is UV protection/tinting worth it for me display case?

Discussion in 'Transformers Toy Discussion' started by mweeuser, Jul 19, 2012.

  1. mweeuser

    mweeuser Well-Known Member

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    I have a pretty nice G1 collection and I have a display for all the 84/85 formers. I'm looking at getting a much more open (glass wise) display case and have had a couple concerns with sun already. I think it is mostly my paranoia but a nice jazz did start to yellow in the shoulders/doors. (Now I noticed the jazz after I had taken pics of him and at one point I think he sat under closely lit non-difused CFL lights for at least an hour. I'm not sure if that was the cause or not, probably was. That has been my only bad result of yellowing so it doesn't really argue that I have an issue in my display. One note, the display also never sees direct sun since it's room window is facing the north but does get indirect light. Besides any thoughts on my yellowing so far I'm wondering what others experience and thoughts are on putting UV protection on my new curio. The first estimate I got was $220. That's a huge cost addition and I'm really not sure if it's worth it, especially if it's just to satisfy my paranoia. I'd love some advice. Thanks!
     
  2. Alucard77

    Alucard77 Kaon Gladiator Champion

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    Well, isn't it just sun light that effects it? If so, then I think it's over kill.

    I could be wrong though.
     
  3. Maetel

    Maetel Well-Known Member

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    ordinary glass windows already block most of the uv
     
  4. jbz

    jbz Well-Known Member

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    oxygen is your enemy, not the sun light.
     
  5. Paladine

    Paladine Well-Known Member

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    The only safe place to store your Transformers is in the cold vacuum of space. Just make sure that your vessel blocks the sun light though. There's no magnetic field out there to protect you, and nobody will be able to hear your Transformers screaming!
     
  6. Counterpunch?

    Counterpunch? Interior Renovator

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    Actually, fluorescent lights can be quite damaging too.

    If your display lighting is all incandescent, you're probably ok.
     
  7. BWfan86

    BWfan86 Well-Known Member

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    bump; I am very curious about this myself. I do not have my TFs exposed to direct sunlight but I have several ligth fixtures in my room - most are CFLs although I have the option to use incandescents. Any difference between CFLs and incadescenets? How about LED lights? Any other precautions that I would need to to take tom minimizae UV exposure while allowing for the ability to still display some of my figures in a small space?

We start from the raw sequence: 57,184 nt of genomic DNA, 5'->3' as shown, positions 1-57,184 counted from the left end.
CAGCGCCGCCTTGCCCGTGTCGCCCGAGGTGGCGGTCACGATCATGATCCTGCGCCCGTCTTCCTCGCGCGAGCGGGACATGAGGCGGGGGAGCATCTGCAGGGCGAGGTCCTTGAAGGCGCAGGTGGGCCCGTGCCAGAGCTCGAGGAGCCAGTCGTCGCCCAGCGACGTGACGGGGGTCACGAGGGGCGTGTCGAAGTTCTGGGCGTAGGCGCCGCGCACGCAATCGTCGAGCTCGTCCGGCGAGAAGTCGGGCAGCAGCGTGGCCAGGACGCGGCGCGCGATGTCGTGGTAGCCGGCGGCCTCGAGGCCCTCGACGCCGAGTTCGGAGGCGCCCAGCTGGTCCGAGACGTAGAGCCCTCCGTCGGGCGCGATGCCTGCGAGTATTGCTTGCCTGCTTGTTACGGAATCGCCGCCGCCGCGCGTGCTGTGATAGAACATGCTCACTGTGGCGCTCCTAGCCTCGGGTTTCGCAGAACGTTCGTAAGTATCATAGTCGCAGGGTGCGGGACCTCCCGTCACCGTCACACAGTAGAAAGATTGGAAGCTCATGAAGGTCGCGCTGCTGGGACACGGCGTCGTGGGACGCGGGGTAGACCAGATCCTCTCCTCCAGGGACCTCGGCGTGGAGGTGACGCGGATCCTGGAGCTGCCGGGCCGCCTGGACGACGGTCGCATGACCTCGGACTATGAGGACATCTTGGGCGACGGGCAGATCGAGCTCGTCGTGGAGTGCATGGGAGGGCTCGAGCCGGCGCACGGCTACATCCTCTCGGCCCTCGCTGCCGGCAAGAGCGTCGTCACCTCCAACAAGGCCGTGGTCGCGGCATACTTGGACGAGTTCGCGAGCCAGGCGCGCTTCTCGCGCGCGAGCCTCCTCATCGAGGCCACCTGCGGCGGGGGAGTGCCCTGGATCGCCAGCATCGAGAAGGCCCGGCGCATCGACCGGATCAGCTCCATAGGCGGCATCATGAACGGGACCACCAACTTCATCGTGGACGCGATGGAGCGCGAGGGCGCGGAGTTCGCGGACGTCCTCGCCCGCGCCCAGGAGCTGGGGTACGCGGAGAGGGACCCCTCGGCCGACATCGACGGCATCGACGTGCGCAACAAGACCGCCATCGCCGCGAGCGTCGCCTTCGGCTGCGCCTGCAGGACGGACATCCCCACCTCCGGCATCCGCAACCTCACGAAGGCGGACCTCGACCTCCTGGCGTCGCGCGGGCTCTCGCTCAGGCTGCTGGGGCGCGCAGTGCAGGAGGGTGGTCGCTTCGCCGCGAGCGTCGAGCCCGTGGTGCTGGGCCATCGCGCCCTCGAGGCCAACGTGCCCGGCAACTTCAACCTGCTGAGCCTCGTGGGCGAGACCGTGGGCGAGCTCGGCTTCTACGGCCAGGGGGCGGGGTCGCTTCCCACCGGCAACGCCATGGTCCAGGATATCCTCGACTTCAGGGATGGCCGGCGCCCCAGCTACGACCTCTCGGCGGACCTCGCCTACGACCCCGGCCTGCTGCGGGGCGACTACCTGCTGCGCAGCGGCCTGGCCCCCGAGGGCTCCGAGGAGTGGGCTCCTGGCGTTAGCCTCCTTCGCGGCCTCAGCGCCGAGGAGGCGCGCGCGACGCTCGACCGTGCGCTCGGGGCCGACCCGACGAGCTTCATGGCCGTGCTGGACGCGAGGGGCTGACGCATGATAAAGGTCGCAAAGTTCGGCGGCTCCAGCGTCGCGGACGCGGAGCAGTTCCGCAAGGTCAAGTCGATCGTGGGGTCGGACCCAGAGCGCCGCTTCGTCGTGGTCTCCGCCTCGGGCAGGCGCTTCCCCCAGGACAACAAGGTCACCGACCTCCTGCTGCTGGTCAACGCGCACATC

8. Shattered

    Shattered Well-Known Member

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    I can only give the benefit of what my limited research on the subject has yielded. As such what I put should be taken with a grain of salt, as it's definitely not non-contestable fact; just my limited understanding.

    The yellowing of plastics as others can attest to has happened to figures kept in their original packaging and in an environment devoid of light. According to what I've read this is usually due to the bromine(component of flame ******ent used in plastics) breaking down due to the oxidation process. Which means as others have said you'd need a complete vacuum to ****** the oxidation process.

    That's not to say that light doesn't affect the process or even accelerate it but it does mean that it's for the most part it's unavoidable as plastic ages. Limiting the intensity and the amount of the light spectrum your plastic is exposed to may or may not slow the process. The fact that people have kept figures in original packaging and in dark place for storage and still had yellowing indicates that there are other less known or unknown accelerators of this process, perhaps humidity, heat or other undetermined factors.

    As such your best bet to slow the process is probably to expose the TF's to as little light as possible and maintain as stable an environment as you can. Such an environment would probably be best if kept cool(as most changes can be slowed by the cold), arid and as consistent as possible.

    Another solution is to treat the plastic after the yellowing has happened. Which maybe more tedious and frustrating but is probably the more realistic alternative to fighting yellowing plastic. Here's one of the links I used and that you might find useful. De-Yellowing plastic - the stain isn't permanent after all - Creators Corner - Ex Isle Forums

    Forgive my being so long winded, I severely lack in the ability to be concise.
     

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